Sold! The $1.3 Million+ Housing Market
The economy may still seem slow, but in the realm of high-end housing sales around here, things have been brisk. In the past month alone, 30 homes in the Boston area and the three towns represented below have closed (sold) at or above $1.3 million. We all want to see how the other half — including that proverbial “one percent” — lives, so let’s take a look at some of these properties and their histories. In coming posts, we’ll also be examining other price ranges.
For now, let’s start in Boston and head west down Route 2, shall we? (Photos and information provided by listing brokerages via Multiple Listing Service [MLS].)
Beacon Hill Townhouse $1,475,000
This is an attached single-family house (not a condo) at 128 Myrtle Street, off of Charles St. 1770 square feet; a rear deck; six rooms, three bedrooms, three baths; two fireplaces. Included in the listing was six months of rented garage parking. Listing brokerage was Coldwell Banker. Selling brokerage was Ballast Realty Group. It started at $1,539,000 in October of 2010, though it had been on the market for a few months in 2006, priced at $1,695,000, with another brokerage.
Avon Hill, Cambridge $2,104,200
Avon Hill is one of my favorite neighborhoods, tucked between Mass. Ave and Garden Street, and home to some of the most lovely Cambridge houses this side of Brattle Street. And apparently I am not the only one who feels the pull: this house was listed for $2,000,000 and sold in five days for $2,104,200. However, the previous sale was in 2006 for $2,150,000. There are some bold-looking design choices here, such as the exposed rafters in this photo, and the house has been renovated, opening up the floor plan with a stunning kitchen. Overall, nine rooms, four bedrooms, four-and-a-half baths; 3367 square feet (according to public record); a 4250 s.f. lot with a garage. Listed by Coldwell Banker. Sold by Hammond Residential.
Munroe Hill Lexington $1,340,000
Munroe Hill was laid out in 1891, making it one of the area’s first sub-developments. It was not a speculative development, however. The lots were sold off to merchants and professionals who were making their way to the western towns near Boston as the rail line extended out from the city, establishing suburbs in colonial farming towns. Buyers had to commit to building homes with a minimum of $3,500 construction cost. The lots are generous by Lexington standards, and the homes tend to be grand. With mostly large, renovated homes in close proximity to Lexington Center, the neighborhood is as desirable now as it was fashionable then.
This house is in a particularly lovely siting, with a long driveway and lush gardens with a very nice swimming pool. Thirteen rooms, six bedrooms, three-and-a-half baths; 4113 square feet, all on three-quarters of an acre. The house had retained its period charm, but needed some updating. The listing started out in June for $1,549,000, was reduced twice more, eventually to $1,399,000. The listing brokerage was Hammond Residential and the selling brokerage was Andrew Mitchell & Company, LLC.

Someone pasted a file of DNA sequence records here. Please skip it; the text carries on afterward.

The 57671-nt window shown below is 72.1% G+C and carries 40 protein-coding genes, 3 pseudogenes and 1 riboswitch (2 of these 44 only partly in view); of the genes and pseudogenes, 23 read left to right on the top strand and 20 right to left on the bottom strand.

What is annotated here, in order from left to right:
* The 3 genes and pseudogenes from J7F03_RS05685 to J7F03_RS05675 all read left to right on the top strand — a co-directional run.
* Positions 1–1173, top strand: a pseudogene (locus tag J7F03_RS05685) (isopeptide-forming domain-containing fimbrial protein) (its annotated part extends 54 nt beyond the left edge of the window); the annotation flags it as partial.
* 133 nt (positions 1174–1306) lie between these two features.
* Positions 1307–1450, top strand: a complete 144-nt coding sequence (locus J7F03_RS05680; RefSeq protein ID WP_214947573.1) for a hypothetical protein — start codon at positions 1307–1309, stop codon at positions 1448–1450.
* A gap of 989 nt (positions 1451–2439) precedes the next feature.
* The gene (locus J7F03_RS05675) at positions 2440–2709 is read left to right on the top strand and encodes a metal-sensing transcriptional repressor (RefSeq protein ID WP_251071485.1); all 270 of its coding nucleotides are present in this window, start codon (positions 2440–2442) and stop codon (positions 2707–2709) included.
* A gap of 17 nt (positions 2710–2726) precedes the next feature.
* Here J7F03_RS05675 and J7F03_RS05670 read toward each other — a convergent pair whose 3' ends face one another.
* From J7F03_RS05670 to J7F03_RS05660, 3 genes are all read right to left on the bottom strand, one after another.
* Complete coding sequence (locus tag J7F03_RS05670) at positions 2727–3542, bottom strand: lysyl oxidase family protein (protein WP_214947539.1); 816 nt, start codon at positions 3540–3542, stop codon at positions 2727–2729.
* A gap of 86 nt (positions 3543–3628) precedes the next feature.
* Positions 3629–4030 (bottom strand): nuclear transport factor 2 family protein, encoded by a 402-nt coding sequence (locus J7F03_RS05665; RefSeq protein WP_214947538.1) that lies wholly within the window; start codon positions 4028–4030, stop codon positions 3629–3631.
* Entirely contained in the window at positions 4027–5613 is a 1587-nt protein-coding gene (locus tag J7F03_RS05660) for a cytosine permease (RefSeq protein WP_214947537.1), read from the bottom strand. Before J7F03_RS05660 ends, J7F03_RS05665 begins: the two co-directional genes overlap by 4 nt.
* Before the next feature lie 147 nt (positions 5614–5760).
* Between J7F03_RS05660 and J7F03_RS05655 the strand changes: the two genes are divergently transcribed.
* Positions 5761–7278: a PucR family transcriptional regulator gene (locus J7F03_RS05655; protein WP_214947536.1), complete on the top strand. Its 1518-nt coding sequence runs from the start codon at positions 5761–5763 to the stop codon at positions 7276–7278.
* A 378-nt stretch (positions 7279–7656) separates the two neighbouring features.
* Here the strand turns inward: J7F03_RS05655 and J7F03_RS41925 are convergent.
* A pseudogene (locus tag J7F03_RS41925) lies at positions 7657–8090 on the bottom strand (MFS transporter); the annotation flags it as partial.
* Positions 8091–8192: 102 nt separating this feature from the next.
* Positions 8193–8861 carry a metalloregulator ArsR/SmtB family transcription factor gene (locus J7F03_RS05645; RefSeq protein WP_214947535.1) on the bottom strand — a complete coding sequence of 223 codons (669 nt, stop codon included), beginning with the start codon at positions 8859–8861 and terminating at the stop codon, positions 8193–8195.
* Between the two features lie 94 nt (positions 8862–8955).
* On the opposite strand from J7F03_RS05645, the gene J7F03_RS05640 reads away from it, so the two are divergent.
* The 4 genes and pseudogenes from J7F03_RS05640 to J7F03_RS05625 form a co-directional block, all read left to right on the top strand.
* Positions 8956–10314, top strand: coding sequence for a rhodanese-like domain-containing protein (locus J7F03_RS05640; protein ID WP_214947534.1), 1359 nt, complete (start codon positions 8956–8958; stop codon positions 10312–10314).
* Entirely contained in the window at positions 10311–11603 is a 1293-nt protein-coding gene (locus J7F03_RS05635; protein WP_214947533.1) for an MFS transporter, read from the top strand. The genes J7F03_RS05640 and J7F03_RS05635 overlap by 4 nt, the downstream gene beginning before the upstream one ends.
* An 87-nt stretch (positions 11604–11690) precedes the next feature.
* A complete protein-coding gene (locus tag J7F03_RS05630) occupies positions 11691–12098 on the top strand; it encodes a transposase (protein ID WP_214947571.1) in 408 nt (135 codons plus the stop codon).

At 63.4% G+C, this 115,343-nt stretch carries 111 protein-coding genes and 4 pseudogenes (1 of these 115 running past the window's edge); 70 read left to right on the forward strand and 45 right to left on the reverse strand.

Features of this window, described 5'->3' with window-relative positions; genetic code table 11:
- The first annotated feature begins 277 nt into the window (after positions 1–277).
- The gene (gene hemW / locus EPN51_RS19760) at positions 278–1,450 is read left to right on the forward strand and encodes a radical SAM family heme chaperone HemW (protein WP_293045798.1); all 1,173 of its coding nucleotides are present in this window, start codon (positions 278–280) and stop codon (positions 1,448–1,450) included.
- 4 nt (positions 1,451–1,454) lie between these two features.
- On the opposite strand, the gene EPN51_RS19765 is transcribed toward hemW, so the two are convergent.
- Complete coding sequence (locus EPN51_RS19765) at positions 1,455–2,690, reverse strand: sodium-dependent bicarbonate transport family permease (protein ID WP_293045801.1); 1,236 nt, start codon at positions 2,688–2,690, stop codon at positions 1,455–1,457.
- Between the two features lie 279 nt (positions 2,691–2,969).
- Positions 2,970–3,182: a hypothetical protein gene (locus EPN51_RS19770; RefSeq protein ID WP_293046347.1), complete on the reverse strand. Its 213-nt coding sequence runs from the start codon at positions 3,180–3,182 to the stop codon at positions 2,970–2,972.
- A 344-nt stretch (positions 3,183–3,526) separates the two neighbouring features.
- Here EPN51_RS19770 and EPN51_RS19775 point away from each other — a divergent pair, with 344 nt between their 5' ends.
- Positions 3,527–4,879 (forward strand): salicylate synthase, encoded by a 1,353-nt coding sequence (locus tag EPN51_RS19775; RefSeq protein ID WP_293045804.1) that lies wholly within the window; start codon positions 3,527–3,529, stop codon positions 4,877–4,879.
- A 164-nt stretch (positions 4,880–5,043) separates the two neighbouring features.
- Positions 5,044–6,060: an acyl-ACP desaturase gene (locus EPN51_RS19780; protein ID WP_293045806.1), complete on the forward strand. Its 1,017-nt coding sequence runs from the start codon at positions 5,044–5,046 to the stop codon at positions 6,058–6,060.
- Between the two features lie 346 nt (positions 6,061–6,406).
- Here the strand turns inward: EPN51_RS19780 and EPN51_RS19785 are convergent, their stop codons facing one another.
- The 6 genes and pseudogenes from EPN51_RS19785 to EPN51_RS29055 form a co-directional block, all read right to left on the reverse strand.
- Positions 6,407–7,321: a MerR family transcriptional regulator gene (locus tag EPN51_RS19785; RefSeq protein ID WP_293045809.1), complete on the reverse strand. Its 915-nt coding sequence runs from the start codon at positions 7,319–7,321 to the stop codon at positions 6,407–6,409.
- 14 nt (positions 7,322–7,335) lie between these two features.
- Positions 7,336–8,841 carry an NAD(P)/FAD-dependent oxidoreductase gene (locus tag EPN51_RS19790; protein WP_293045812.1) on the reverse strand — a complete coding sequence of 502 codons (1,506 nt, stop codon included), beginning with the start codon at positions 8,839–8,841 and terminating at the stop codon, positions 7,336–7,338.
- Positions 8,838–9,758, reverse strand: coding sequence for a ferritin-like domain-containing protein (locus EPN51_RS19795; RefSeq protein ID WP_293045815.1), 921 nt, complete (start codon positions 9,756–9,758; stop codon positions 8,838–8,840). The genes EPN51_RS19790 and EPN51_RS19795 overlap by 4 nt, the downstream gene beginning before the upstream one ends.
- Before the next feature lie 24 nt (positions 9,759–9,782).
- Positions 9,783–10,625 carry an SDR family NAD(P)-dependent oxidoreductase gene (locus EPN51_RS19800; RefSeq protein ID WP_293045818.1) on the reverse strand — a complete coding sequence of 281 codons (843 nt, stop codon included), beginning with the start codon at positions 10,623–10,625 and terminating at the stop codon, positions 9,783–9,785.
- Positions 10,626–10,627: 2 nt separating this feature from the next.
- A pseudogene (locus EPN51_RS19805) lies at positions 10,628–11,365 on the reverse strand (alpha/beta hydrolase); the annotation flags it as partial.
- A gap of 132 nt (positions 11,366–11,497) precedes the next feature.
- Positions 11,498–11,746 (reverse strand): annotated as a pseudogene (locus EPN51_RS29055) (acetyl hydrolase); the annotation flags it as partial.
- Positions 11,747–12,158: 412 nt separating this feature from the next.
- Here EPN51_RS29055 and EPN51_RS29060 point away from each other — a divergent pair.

Revolutionary Ridge, Concord $1,850,000
“Revolutionary Ridge” may bring unpleasant echoes of Richard Yates’ suburban nightmare novel, Revolutionary Road, and its 2008 film adaptation, but the residents up here above Concord Center probably don’t have as much ambivalence about their place here in well-t0-do Concord. This house is a nostalgic 2011 construction offered by a developer. The previous sale at this address was a $695,000 1930s “Nantucket Shingle Style” Cape. But nostalgia has its limits, apparently, because when a modest-sized old house sits on a three-quarter-acre lot in one of the area’s most desirable neighborhoods, it becomes known as a “tear-down.” The new builder here decided to go for a take on the old “big house, little house, barn” New England Farmhouse vernacular, and the end result is 4900 square foot home with ten rooms, nine bedro0ms, and three and a half baths. It started at the list price of $1,949,000 in April 2011 but was reduced to $1,888,000 in August 2011 (a whole lot of Feng Shui right there). Listing brokerage was JM Barrett & Co., Inc. Selling brokerage was Higgins Group Realtors.
Update: the Myrtle street house is located in Beacon Hill, not the Back Bay. This post has been updated to reflect that change. Thanks to commenter Karen for the correction!